In trying to estimate when the cherry blossoms might bloom, what to look for, in particular, is how the winter shapes up–whether it’s colder or warmer than the average. Temperatures through the winter and into the spring play the most important part in determining the cherry blossoms’ schedule. Colder-than-average temperatures tend to push the bloom later, while warmer-than-average temperatures bring it forward. Temperatures in February and March tend to matter much more than December and January.
For an idea of how we’re tracking so far during the winter and heading into the spring, here’s how the monthly averages so far compare with historical normals1:
- February: 1.3° above normal (so far)
- January: 0.3° below normal
- December: 0.5° below normal
- November: 0.2° above normal
For comparison, here are how much the monthly averages varied from the historical average for that month broken down by the months leading up to that year’s bloom.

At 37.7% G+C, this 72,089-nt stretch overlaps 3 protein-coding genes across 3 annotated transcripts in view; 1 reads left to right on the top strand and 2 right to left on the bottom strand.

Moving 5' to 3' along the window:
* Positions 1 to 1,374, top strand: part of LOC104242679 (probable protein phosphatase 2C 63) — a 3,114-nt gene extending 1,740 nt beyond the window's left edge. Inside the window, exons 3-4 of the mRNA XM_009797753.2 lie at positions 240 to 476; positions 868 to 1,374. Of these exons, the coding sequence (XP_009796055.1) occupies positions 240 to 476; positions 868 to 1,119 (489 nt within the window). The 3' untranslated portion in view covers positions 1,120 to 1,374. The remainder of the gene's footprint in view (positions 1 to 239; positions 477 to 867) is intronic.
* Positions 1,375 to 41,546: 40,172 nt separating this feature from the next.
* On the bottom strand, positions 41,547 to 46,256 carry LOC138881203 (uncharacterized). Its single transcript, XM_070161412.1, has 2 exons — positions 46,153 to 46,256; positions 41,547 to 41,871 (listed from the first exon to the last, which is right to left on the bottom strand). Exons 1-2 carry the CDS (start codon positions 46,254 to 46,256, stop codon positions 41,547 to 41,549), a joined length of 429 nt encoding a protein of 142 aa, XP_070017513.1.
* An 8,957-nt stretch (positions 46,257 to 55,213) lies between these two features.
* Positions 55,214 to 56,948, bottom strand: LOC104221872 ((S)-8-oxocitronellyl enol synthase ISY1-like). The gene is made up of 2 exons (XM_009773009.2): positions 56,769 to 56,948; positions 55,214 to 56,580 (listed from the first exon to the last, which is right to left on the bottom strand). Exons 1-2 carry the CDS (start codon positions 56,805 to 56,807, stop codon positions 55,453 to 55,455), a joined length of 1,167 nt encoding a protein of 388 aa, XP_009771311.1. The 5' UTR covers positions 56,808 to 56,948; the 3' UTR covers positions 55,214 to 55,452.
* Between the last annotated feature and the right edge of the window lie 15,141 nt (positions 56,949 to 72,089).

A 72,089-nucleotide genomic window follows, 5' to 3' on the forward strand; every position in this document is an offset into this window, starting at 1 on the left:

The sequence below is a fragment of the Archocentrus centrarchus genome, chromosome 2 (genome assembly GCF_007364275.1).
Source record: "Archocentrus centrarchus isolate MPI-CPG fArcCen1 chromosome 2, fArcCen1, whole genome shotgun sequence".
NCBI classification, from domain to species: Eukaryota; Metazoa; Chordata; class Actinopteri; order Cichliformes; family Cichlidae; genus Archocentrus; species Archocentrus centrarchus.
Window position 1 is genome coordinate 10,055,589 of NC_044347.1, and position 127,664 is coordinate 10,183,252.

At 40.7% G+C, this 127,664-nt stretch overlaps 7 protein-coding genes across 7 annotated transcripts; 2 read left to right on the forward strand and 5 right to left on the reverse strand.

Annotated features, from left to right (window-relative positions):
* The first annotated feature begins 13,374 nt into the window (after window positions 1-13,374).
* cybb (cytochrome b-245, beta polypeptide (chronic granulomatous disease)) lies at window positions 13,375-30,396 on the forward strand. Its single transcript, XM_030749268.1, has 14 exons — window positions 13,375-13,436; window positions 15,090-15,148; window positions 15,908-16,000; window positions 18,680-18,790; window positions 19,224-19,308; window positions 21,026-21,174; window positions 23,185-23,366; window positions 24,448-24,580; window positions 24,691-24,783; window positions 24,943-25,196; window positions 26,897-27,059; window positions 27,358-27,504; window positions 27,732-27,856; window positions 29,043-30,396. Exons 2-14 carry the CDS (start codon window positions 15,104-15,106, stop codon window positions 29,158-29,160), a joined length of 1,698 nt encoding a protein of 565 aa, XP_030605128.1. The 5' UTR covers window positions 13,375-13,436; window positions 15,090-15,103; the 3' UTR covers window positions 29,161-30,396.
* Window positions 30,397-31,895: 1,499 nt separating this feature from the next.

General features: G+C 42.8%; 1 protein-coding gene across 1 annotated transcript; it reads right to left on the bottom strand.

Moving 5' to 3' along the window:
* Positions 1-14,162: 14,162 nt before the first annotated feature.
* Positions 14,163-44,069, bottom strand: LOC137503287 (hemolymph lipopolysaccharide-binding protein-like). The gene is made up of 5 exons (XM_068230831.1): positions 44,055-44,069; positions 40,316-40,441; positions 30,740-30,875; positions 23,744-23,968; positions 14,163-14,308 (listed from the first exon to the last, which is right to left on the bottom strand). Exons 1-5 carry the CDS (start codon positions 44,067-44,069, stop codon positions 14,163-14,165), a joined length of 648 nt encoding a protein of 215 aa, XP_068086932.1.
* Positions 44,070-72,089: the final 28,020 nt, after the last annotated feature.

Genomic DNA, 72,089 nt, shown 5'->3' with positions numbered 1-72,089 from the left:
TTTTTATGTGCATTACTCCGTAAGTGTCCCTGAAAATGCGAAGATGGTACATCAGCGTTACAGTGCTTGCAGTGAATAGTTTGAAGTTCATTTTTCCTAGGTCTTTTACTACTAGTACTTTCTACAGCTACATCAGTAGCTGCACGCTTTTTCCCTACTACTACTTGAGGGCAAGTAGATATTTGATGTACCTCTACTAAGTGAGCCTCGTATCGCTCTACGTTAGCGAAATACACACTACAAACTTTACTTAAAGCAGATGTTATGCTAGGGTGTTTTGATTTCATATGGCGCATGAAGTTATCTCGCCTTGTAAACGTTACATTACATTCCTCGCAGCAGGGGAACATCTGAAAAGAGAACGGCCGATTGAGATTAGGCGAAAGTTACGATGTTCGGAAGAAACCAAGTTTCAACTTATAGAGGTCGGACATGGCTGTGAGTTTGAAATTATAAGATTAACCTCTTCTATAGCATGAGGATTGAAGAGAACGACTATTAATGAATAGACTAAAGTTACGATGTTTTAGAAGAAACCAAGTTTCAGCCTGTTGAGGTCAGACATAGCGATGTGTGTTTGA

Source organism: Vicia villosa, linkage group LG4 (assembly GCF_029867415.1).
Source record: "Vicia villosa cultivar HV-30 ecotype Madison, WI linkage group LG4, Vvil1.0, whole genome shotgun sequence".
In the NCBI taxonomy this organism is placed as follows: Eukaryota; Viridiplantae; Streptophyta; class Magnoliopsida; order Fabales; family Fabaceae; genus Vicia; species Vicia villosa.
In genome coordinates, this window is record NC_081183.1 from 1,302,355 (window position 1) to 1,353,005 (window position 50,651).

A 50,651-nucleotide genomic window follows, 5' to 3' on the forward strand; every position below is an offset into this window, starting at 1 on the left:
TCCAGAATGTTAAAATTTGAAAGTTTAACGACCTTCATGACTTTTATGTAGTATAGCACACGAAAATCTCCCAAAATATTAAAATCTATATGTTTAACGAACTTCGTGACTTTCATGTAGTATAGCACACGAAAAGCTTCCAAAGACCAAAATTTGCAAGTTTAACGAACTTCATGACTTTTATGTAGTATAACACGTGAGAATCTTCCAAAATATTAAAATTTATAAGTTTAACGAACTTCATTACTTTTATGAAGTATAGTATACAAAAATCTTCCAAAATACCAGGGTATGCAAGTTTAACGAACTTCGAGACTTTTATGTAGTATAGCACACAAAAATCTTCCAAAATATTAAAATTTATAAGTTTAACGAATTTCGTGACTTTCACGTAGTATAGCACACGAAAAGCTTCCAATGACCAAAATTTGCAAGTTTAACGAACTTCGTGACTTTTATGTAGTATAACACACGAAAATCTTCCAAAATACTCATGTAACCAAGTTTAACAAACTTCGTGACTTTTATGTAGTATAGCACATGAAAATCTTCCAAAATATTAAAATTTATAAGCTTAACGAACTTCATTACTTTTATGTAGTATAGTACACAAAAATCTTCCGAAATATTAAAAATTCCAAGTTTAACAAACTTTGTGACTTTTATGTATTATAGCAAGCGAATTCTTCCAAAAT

|December||January||February||March||Peak Bloom Date|
ˤ = partial month, in progress
* = up until peak bloom
How to Get Updates on the 2018 Cherry Blossoms
If you’d like to get a jump on the 2018 cherry blossoms, there are several ways to get updates. There’s not going to be much to report until we get into the beginning of 2018. The 2018 National Cherry Blossom Festival is scheduled to run from March 20 through April 15, but as always, precisely when the cherry blossoms will actually bloom is impossible to predict this far out.
- Facebook. Follow the Cherry Blossom Watch Facebook page
- Instagram. Follow the dedicated Instagram feed at @cherryblossomwatch/. The posts are usually shorter and less detailed, but they include photos and post more quickly.
- Email To the right of the page (or bottom, if you’re using a mobile device) you can find a signup form for the 2018 cherry blossom watch email newsletter.
- Browser Notifications. On desktop web browsers you can click on the red bell icon at the bottom right of the screen to sign up for push notifications. When new updates are posted you’ll get a notification automatically right in your browser. Chrome, Safari, and Firefox only, for now.
- RSS. RSS feed
2017 Cherry Blossom Bloom Recap